An Egyptian court sentenced an icon of the 2011 uprising to five years in prison on Monday, in the latest sign of authorities' determination to stifle dissent despite promises by the president to release "wrongly jailed youths."

The verdict in the retrial of well-known activist Alaa Abdel-Fattah reduced an earlier 15-year prison sentence for organizing an unauthorized protest and allegedly assaulting a police officer. But the ruling was condemned by defense lawyers and supporters who said he should have been set free.

The retrial began in October and involved 25 defendants, five of whom are fugitives. Beside Abdel-Fattah, only one other defendant, Ahmed Adel-Rahman, received a five-year prison sentence. The rest were sentenced to three years.

Judge Hassan Farid also ruled that Abdel-Fattah, Abdel-Rahman and the rest of the defendants be placed under police surveillance for a period similar to their prison terms after their release, requiring them to report daily to the police.

The courtroom erupted after the verdict, with relatives and friends in the gallery shouting: "Down with oppression!" One man collapsed as Abdel-Fattah's family and friends wept and screamed: "Down with military rule!" Police ultimately ordered everyone to clear the courtroom.

About 100 relatives, friends and activists, some tearful and angry, waited outside the gate of the police academy where the trial was held, hoping for a glimpse of their loved ones in the police truck taking them back to prison.

Defense lawyer Mohammed Abdel-Aziz decried the verdict as "harsh and oppressive."

The court "didn't take into consideration any of the evidence that showed the defendants' innocence," he said.

Another rights lawyer, Taher Abou el-Nasr, said: "Regrettably, the verdict was expected. We no longer expect acquittals."

Lawyers said they will appeal the ruling to Egypt's Court of Cassation, the country's highest appeals court.

In a brief address before he delivered the verdict, Judge Farid insisted the ruling was "free of any interference or caprices." Egyptian officials insist the judiciary is independent and does not rule based on political considerations.

An outspoken blogger, Abdel-Fattah has been in and out of prison in the years since the 2011 ouster of autocrat Hosni Mubarak. He campaigned against military trials for civilians during the nearly 17 months that generals held power following Mubarak's resignation. He also opposed Islamist President Mohammed Morsi, whom the military overthrew in 2013.

The charges against him stem largely from a law prohibiting protests without government permission, a measure adopted a few months after Morsi's July 2013 overthrow. Activists and rights groups have criticized the law.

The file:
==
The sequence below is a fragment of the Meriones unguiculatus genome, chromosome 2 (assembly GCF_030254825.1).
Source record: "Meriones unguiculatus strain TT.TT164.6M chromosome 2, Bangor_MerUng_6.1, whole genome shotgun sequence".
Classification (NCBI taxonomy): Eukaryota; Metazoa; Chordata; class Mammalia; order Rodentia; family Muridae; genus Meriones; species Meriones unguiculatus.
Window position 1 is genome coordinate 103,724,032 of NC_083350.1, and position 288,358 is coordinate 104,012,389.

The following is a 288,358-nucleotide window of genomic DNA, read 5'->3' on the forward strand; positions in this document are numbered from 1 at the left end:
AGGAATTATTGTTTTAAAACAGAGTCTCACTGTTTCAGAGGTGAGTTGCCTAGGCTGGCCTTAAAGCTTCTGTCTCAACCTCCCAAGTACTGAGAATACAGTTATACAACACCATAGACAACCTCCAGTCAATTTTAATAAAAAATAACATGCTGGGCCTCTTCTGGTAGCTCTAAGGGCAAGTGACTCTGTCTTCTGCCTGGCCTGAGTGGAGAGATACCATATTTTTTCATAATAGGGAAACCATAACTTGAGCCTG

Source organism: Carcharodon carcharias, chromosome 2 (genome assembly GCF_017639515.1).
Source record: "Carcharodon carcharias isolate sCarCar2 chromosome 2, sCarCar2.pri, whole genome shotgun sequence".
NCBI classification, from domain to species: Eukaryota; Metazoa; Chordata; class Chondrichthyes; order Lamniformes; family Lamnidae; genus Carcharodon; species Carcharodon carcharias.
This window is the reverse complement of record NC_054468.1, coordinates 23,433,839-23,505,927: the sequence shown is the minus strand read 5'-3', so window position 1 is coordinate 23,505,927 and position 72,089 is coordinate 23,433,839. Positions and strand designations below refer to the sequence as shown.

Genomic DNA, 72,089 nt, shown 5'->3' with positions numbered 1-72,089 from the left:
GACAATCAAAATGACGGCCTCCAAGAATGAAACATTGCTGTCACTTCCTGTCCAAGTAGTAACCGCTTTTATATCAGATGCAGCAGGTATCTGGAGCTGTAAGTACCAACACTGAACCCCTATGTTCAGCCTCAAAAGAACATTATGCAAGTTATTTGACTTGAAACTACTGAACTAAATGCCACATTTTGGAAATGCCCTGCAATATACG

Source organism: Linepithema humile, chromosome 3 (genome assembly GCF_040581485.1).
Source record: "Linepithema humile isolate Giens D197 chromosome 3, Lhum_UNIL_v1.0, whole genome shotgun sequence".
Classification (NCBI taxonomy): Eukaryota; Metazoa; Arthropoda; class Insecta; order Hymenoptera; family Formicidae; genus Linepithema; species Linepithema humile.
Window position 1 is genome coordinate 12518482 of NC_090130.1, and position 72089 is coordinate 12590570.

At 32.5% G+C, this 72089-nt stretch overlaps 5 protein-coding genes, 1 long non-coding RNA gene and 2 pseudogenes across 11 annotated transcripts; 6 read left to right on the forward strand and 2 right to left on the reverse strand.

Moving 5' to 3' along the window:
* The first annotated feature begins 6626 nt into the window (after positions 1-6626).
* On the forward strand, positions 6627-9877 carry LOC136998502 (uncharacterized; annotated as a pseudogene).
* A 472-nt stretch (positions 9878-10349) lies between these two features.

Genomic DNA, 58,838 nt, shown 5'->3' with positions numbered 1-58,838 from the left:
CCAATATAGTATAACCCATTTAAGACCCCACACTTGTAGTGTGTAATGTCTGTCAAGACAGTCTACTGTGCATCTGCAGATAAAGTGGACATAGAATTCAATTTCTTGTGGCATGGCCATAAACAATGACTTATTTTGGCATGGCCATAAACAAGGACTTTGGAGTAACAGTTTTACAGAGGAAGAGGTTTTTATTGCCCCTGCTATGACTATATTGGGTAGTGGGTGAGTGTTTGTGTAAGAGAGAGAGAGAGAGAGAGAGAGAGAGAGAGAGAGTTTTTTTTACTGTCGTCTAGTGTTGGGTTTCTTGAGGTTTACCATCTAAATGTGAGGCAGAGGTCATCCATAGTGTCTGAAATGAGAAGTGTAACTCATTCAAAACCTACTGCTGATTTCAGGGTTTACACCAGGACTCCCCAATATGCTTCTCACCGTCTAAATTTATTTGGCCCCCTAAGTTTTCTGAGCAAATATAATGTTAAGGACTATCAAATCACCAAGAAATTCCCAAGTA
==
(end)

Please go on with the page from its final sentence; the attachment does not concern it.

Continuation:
"I know of no other country in the world that jails young people for three or five years for taking part in peaceful protests," said Khaled Dawoud, spokesman for the Dostour party, of which two members were sentenced to three years in prison on Monday.

Abdel-Fattah was accused of inciting an "unauthorized" demonstration on Nov. 26, 2013. That demonstration was called to protest a clause allowing military trials for civilians in the draft of a new constitution, which was later adopted in a referendum.

Mona Seif, Abdel-Fattah's sister and one of the organizers of the Nov. 26 protest, said he attended the demonstration but denied he had organized it, saying it was called for by a group that campaigns against military trials for civilians.

Police violently dispersed the protest on the grounds that organizers had no permit. More than a dozen women, including Seif, were detained by police and dropped off in the middle of the desert outside of Cairo later that night.

Abdel-Fattah previously said his trial was a farce. He went on a hunger strike but has been drinking juice the last week.

The ruling, which also dropped an earlier robbery charge, comes a day after Egyptian President Abdel-Fattah el-Sissi promised to release youths wrongly arrested. He said the coming days would see the release of a "first batch."

The new measure is not expected to affect those on trial like Abdel-Fattah, but it could lead to the release of youths who have been rounded up at demonstrations but not yet charged. Rights groups say there are more than 20,000 people behind bars now in Egypt, most of them Islamists rounded up after Morsi's ouster.